Beyond the mother glass: TV technology at TCL Part 2

By Claire Reilly

Yesterday, Current.com.au gave an insight into the changes in the television manufacturing industry as viewed by one of the big Chinese companies in the industry, TCL.

In part two of our special feature, the global chief sales officer of TCL Multimedia Technologies, E Hao, speaks about TCL’s new factory which is producing 8.5 generation LCD panels, making it one of the most advanced in the world.

Current.com.au: Tell us about this 8.5 generation LCD production facility. How does it work?

E Hao: Basically a TV panel is only a small part of what we call the ‘mother glass’. Before with the 6th generation, for example, the mother glass was smaller so you could cut perhaps three panels from it. But right now, we are using a bigger piece of mother glass, so you can cut 1, 2, 3, 4, 5, 6 panels, and so on.

But the large mother glass costs a lot of money and it’s a big investment to set it up the facilities. So only the big players will be able to do it – it’s a very capital intensive industry.

C: Do you see it as a worthwhile investment?

EH: In order to be the leader you’ve got to do it. But many players only want to focus on assembly and they will eventually lose competitiveness. That’s why we invested $3 billion in this manufacturing facility. I always tell the sales team, ‘Imagine how many TVs we’re going to sell to make it up!’ That’s what we have to do.

But actually, the investment is not only from us. You may not know, but Samsung invested 15 per cent in our factory. They saw the quality and capability from TCL and that’s why they invested. And vice versa – for Samsung’s new factory, we will invest 10 per cent. So that’s our strategy going forward to ensure we are maintaining competitiveness in the industry.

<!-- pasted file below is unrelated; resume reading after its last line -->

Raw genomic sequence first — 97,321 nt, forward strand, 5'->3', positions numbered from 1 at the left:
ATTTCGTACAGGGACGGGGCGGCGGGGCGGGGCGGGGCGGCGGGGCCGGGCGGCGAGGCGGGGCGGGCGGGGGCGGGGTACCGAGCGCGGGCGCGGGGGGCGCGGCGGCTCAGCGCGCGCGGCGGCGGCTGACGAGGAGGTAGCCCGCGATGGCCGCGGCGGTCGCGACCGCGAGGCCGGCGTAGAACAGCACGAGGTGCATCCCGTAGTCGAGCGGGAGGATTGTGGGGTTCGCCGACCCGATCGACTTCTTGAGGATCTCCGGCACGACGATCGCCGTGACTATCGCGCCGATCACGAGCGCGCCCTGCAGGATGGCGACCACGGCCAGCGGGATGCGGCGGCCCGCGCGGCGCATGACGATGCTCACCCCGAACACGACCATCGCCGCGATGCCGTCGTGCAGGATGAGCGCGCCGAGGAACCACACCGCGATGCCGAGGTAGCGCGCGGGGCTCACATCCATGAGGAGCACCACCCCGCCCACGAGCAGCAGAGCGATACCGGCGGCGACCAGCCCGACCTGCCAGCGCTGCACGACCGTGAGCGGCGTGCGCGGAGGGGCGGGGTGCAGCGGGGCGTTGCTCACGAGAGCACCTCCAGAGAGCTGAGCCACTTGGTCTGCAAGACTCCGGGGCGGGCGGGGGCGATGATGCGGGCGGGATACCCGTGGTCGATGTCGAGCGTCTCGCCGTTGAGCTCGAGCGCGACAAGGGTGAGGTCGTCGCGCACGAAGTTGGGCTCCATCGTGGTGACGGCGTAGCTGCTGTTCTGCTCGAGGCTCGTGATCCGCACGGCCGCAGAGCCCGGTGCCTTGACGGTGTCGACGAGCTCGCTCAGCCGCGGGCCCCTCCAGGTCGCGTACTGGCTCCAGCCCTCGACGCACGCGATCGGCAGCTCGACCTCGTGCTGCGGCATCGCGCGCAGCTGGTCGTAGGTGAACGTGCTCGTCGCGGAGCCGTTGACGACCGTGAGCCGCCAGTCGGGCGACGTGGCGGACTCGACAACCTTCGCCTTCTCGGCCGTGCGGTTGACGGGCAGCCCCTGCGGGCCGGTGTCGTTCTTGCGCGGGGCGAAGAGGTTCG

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C: Tell us a bit more about the actually factory itself. What are the production facilities like?

EH: The factory is in Shenzhen [in Southern China, just north of Hong Kong] and it’s huge. If you close your eyes and think of a Chinese factory a few things come to mind: people, screwdrivers, production lines. But this factory is fully automatic with robots, not many people, no dust and pure high-tech technology. It’s like a James Bond movie, when they go into the final big base! So it’s exciting. That’s why every time we bring our partners into our factory they are truly amazed.

But panels are only one element, you need the backlight, the assembly, the whole nine yards.

C: What is the main message to Australians about TCL?

EH: For consumers our main strategy is affordable innovation. A lot of innovations out there are good technologies but they’re not affordable. We want to fully leverage our resources, our competitiveness from China, and also our global scale, to bring the innovations at a more affordable level for the Australian household.

TCL's chief sales officer E Hao with Miss IFA at the IFA trade show in Berlin. Hao is pictured with the 26-inch Ice Screen – a portable, tuner-free TV designed for younger consumers to watch online content.

From yesterda, "Beyond the mother glass: TV technology at TCL Part 1"

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